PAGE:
The (not so) special case of Russia
How specific is the case of Russia, where the traditional state-endorsed triumphalist narrative of WWII still dominates, and even constitutes, the foundations of national identity? There is nothing surprising in the fact that Russia, as a successor state of the Soviet Union, claims the Great Patriotic War as its most important symbolic legacy. As Boris Dubin has pointed out, once the October Revolution, socialism and the USSR had lost their symbolic value, the role of the Soviet Union in defeating fascism became its only uncontroversial contribution to world history. There is, of course, a geopolitical dimension to this triumphalist narrative: the “great victory over fascism” became the Soviet Union’s entry ticket to the club of world powers and legitimized its new global status and sphere of influence on the European continent. Like the USSR, post-Soviet Russia draws its geopolitical status from the outcome of WWII.
And yet, certain developments in post-Soviet Russia testify to the universality of the “transition from triumph to trauma”. One is the religious renaissance and new role of the Russian Orthodox Church. Soviet culture, future-oriented and secular as it was, lacked the symbolic language and rituals for expressing suffering and for mourning the victims of war and political repression. By providing people with a space for commemoration and the expression of private grief, the Russian Orthodox Church assumed an important social function. Moreover, by contributing to the construction of a new narrative of Russian victimhood, the Church became a key actor in memory politics. The political implications of this new role are ambivalent as far as the legacy of Stalinism is concerned. First, the Church presents itself as the primary victim of Communist repressions and thus claims a special status in Russian society. Second, since the Church now takes responsibility for mourning the victims of Stalinism, the state and the public feel no urge to seriously engage in this issue. As a result, the issue of guilt and responsibility is virtually absent in the new discourse on Russian victimhood. Third, the Church has not abandoned the triumphalist narrative; quite the opposite, it actively participates in constructing a new narrative of Russian military glory and strong Russian statehood. Lastly, the narrative of Russian victimhood, as it is used by the Orthodox Church, is easily instrumentalized by Russian nationalism for excluding and silencing other “communities of suffering”.
But it is not only the Russian Orthodox Church that promotes a narrative of suffering. The Russian liberal milieu, the pro-Western part of civil society, and even a part of the political elites have discovered the narrative of the Russian nation as victim of Stalinism. Interesting in this respect is the draft of a national programme entitled “On commemorating the victims of the totalitarian regime and on national reconciliation”, prepared by the Working Group on Historical Memory at the Presidential Council on the Development of Civil Society and Human Rights. Drafted in spring 2008, the programme reflects the hopes for democratization placed in President Medvedev. As is evident from its title, the programme’s main accent is on commemorating victims and on reconciliation, rather than on transitional justice. It underlines the need for Russia to face its past as a precondition for successful modernization. It also has a chapter on international politics, suggesting common initiatives for the prevention of memory wars in the post-Soviet space and eastern Europe and reconciliation according to the “we all are victims” formula. Also interesting are comments by one of the main authors of the document, the head of the Working Group on Historical Memory Sergey Karaganov, published in Rossiyskaya Gazeta. Karaganov uses the term “self-genocide” in relation to the Russian nation, for example. At the same time, he is concerned with restoring the national pride and does not reject the triumphalist narrative completely, but proposes to give a proper place to the victims. Given recent political developments in Russia, the future of the programme does not look bright. Still, the document is exemplary of the liberal victimhood discourse supported in Russia today by various political actors. One could argue, then, that Russia is not an exception to the tendency of “transition from triumph to trauma” characteristic of European modernity.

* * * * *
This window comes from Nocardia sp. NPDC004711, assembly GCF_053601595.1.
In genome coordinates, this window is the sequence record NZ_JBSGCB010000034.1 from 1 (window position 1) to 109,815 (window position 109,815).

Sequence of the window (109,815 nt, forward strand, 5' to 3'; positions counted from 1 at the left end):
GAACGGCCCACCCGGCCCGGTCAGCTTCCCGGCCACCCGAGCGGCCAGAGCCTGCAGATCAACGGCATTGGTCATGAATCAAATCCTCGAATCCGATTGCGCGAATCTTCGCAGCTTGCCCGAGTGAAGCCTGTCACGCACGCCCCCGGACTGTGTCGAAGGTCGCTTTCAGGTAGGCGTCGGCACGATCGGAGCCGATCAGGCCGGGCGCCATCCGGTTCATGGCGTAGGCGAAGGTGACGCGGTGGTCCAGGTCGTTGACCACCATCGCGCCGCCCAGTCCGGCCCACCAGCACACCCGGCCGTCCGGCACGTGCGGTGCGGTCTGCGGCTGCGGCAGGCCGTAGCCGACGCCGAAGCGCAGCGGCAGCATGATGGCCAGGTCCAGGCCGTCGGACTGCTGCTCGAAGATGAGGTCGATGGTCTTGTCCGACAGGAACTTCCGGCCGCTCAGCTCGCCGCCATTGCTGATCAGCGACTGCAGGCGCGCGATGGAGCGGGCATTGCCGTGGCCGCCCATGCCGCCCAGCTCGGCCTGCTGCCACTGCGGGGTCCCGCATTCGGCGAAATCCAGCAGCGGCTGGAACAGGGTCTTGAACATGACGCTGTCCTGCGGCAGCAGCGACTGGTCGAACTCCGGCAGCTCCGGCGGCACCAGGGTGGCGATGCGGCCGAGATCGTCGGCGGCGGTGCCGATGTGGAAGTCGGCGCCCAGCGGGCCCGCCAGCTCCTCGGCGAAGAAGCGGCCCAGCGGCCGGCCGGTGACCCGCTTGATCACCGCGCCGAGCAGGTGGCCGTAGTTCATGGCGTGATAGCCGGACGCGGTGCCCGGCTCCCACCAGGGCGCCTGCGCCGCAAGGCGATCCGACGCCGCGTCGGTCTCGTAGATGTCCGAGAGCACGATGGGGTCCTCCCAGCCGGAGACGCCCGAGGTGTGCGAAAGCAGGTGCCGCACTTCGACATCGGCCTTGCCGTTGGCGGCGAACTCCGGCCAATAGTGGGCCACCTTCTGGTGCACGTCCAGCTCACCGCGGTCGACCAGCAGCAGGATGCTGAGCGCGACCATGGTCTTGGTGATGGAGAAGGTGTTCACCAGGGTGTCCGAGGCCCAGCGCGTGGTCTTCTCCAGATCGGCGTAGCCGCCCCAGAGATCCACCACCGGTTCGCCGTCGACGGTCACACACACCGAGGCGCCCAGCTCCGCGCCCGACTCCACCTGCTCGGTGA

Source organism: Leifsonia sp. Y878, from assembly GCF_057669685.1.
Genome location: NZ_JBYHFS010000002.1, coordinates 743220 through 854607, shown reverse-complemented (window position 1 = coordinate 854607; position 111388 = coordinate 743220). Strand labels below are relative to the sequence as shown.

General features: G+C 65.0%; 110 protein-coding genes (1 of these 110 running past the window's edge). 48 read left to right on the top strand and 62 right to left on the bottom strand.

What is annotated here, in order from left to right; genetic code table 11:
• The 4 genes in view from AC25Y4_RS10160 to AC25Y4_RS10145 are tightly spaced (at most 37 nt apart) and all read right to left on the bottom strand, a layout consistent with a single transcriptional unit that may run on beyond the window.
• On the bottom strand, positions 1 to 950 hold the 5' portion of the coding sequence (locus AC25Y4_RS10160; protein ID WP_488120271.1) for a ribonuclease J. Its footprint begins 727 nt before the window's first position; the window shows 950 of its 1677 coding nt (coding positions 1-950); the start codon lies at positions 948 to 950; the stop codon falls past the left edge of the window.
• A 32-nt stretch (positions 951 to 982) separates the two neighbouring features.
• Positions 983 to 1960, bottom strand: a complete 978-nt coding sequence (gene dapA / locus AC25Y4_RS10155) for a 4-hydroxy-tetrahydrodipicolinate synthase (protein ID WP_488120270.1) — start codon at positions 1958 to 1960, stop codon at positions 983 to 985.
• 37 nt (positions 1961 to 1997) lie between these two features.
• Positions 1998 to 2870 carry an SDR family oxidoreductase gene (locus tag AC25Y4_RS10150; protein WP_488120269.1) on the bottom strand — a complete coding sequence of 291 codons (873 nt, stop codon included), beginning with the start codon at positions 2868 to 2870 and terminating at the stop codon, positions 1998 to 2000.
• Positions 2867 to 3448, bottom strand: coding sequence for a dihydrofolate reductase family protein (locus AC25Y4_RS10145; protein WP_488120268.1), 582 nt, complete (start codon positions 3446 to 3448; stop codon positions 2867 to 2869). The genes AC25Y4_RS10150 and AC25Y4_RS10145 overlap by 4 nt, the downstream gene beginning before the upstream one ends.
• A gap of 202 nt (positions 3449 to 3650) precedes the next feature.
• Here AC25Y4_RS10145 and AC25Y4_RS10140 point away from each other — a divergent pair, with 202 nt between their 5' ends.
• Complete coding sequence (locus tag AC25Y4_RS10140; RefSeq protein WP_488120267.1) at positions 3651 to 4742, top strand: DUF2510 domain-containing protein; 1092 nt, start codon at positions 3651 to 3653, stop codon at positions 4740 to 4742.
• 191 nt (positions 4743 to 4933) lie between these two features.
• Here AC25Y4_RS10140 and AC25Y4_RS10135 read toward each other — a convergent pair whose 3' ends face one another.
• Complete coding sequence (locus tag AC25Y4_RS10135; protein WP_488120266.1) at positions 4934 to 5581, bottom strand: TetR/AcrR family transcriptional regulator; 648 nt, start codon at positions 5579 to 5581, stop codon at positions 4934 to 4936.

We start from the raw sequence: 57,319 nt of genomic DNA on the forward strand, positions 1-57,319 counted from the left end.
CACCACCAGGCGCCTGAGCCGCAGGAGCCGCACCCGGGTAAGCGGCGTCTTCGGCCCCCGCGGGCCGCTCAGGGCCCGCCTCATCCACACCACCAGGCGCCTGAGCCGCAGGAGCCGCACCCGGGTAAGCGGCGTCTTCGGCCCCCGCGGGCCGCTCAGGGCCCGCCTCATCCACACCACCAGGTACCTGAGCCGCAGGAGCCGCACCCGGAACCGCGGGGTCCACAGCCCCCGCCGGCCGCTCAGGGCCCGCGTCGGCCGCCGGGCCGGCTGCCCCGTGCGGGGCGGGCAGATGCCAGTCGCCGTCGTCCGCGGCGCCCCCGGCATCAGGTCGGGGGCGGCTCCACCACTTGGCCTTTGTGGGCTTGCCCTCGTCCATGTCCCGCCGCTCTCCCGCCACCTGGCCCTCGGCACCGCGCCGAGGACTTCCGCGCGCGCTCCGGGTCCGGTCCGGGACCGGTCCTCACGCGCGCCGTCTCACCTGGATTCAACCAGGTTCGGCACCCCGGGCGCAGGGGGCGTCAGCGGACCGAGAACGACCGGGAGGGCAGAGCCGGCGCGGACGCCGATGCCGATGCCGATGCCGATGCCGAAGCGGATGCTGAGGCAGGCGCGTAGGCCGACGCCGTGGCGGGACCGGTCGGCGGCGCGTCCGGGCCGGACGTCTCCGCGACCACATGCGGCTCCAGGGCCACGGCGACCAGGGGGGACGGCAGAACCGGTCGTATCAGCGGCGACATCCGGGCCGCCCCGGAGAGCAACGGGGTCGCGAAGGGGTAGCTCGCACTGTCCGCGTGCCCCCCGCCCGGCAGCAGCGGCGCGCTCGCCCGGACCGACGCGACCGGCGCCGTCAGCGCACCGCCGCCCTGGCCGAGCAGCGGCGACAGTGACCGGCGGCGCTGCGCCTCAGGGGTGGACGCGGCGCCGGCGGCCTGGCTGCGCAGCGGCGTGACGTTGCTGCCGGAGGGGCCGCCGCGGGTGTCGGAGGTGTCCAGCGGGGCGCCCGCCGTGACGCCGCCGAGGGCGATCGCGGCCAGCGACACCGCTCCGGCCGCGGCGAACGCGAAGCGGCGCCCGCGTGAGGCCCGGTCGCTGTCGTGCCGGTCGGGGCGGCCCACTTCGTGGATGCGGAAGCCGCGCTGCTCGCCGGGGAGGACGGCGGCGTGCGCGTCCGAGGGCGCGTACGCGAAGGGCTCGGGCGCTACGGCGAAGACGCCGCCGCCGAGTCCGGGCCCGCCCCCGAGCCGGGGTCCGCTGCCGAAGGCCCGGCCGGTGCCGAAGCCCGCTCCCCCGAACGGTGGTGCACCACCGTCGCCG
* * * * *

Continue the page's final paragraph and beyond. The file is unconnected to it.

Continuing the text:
“You are what your grandparents suffered”
In his book The Memory Chalet, Tony Judt reflects on the implication of what he calls the “communitarian solipsism” in American society:
Most people no longer speak the language of their forebears or know about their country of origin, especially if their family started out in Europe. But in the wake of a generation of boastful victimhood, they wear what little they do know as a proud badge of identity: you are what your grandparents suffered.
Judt was above all referring to the Jewish diaspora. But his formula of contemporary identity politics might also apply to the post-Soviet world. So let me add one more explanation for the “transition from triumph to trauma” – generational change. Here there is an interesting paradox: the generation of parents and grandparents, those who suffered in the WWII and from the mass repressions before and after, and who lost loved ones, often still cling to the Soviet narratives of endurance and courage that gave meaning to their lives. It is their children and grandchildren who now embrace the new narratives of suffering and collective victimhood, despite the fact that they hardly experienced the traumatic events themselves.
This essay is based on a presentation given at the international symposium “Narratives of Suffering in Post-Cold War Europe: the Second World War in Transnational Contexts”, held at the Aleksanteri Institute, University of Helsinki on 3-4 September 2012.